Sweet Auburn: The Magazine of the Friends of Mount Auburn A Landscape of Lives - Page 21

People and Happenings

People and Happenings

Remembering

David Gallagher

By Gus Fraser , Vice President of Preservation & Facilities
David Gallagher , our Chief of Conservation , passed away in July after a long battle with cancer , and with his passing the Cemetery has lost a friend , a colleague , and the mainstay of our preservation work for the last fifteen years . David was hired in 2001 to be the Cemetery ’ s first craftsman dedicated entirely to the preservation of our historic monuments and buildings . During his years here he conserved hundreds of monuments and tombs , managed the preservation of cast iron fences , restored interior plasterwork , performed carpentry repairs on historic woodwork , and oversaw the maintenance of our outdoor bronze sculpture . His enthusiasm for preservation was all-encompassing and he applied the highest standard to all of his work .
David brought considerable skills to the job at Mount Auburn , skills developed during his years at North Bennet Street School and then honed as a preservation contractor working on buildings throughout the Boston area . He always knew , however , that there was more to learn and he continuously sought opportunities for additional training and experience . While at Mount Auburn he received a Quinque fellowship and spent twelve weeks working alongside stone conservators at Historic Scotland . He traveled to Europe to learn stone-carving skills . He attended workshops , conferences , and trade shows , always learning and always eager to apply new skills and techniques to his work . We often hired stone and sculpture conservators to work at Mount Auburn , and whenever possible David would work alongside them to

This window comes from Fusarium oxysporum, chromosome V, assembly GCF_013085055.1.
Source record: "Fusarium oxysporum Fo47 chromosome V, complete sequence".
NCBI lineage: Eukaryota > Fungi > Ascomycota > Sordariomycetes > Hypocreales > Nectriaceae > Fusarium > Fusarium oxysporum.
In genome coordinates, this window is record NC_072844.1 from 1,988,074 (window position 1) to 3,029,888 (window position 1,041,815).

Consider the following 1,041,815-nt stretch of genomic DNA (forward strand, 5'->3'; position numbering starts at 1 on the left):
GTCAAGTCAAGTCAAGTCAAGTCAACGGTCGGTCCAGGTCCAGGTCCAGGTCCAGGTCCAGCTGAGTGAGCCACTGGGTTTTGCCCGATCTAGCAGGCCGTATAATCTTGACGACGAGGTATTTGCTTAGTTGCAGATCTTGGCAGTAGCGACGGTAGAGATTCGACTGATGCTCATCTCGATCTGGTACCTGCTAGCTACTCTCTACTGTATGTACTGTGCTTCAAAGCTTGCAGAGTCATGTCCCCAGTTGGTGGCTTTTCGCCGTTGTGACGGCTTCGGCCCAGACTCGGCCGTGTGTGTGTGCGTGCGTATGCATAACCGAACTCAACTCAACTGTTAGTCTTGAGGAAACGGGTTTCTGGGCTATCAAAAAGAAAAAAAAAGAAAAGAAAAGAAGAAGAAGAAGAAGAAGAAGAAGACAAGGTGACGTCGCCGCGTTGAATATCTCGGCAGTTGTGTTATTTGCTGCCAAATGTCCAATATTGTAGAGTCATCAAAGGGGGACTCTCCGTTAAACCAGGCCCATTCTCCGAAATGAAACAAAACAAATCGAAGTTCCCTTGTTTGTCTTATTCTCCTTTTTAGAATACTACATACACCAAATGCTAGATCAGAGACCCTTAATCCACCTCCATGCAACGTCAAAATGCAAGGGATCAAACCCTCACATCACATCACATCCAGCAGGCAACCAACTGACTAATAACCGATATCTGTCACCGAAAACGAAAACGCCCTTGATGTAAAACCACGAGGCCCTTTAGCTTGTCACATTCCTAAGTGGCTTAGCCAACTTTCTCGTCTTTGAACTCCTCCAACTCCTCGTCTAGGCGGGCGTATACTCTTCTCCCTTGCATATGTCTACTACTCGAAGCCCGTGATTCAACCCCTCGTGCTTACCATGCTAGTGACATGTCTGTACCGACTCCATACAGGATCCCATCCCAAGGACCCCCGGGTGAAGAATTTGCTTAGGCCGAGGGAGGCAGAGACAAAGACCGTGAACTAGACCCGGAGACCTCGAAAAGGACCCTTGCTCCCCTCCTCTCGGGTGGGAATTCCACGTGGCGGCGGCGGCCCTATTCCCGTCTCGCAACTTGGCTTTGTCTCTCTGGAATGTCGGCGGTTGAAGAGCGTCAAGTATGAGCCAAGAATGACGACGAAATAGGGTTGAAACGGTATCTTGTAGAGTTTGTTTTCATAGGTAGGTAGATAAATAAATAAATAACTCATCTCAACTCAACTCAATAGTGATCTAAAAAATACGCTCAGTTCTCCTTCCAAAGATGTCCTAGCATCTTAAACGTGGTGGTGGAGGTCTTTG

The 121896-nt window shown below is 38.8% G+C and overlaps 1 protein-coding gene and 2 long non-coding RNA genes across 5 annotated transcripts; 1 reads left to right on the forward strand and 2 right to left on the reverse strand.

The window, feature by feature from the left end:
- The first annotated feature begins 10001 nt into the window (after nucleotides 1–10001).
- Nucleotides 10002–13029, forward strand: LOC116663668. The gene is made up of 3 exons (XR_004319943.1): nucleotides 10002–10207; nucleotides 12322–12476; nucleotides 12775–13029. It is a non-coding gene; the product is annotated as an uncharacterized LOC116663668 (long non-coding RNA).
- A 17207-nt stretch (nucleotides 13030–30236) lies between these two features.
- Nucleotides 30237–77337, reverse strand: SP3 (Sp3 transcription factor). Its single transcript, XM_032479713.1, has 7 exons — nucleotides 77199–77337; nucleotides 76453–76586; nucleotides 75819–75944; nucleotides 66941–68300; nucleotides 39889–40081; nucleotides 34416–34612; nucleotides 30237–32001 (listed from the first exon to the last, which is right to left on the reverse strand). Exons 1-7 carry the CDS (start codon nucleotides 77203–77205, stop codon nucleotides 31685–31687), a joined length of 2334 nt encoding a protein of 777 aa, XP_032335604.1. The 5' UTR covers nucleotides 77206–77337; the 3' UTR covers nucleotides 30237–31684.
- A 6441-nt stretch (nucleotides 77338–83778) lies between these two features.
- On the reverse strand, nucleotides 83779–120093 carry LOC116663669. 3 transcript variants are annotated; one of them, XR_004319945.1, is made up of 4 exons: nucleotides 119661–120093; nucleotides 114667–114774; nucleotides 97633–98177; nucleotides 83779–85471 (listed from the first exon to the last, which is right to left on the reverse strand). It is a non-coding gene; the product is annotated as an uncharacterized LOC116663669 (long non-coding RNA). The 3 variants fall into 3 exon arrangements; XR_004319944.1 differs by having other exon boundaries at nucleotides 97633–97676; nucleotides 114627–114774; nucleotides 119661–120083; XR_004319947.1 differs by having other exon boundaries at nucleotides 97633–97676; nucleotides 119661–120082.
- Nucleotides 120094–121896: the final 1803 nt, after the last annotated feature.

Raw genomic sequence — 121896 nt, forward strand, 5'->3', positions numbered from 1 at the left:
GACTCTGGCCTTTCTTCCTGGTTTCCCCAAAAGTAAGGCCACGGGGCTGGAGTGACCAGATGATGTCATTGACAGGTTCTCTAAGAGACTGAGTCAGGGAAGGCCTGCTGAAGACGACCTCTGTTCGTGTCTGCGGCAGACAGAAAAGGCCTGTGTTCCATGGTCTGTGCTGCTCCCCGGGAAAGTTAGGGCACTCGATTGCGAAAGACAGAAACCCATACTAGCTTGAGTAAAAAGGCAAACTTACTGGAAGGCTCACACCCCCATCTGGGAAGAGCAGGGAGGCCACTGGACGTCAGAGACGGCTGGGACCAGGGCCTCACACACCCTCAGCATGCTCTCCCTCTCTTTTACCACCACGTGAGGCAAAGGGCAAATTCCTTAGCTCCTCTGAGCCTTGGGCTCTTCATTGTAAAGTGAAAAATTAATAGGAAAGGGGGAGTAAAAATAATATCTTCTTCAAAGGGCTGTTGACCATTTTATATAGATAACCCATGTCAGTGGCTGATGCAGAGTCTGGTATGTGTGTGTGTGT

see if he could learn about new conservation materials or methods .
Before long , David was doing the teaching . Under his supervision , the preservation department grew , and he trained the seasonal workers to carefully wash monuments and apply wax to bronze , and his full-time staff to repair headstones and repoint tombs . He got perhaps his greatest pleasure working with students or recent graduates of North Bennet Street School . These students shared David ’ s respect for the fine craftsmanship often inherent in historic objects , and appreciated that the goal of the preservationist is often to make your own work disappear . David presented papers at national conferences and was invited to serve on the board of the Association for Preservation Technology ’ s Northeast Chapter .
Shortly after David was hired , Mount Auburn built a building adjacent to its Operations Center . David made the new Preservation Services Building ( PSB ) his home , laying out and stocking the workshop with tools and materials , filling his office with mementos from his travels and photos of his close-knit family , and living in the open and airy apartment upstairs . His devotion to his craft as well as his wry sense of humor filled each of these spaces . He imbued the building with his personality , as he imbued the Cemetery ’ s preservation work with a commitment to applying the highest standards to the care of its invaluable history . Through his work , David left an enduring mark on the Cemetery , and we will continue to honor his memory through thoughtful preservation work , always done to the highest standard .
2017 Volume 1 | 19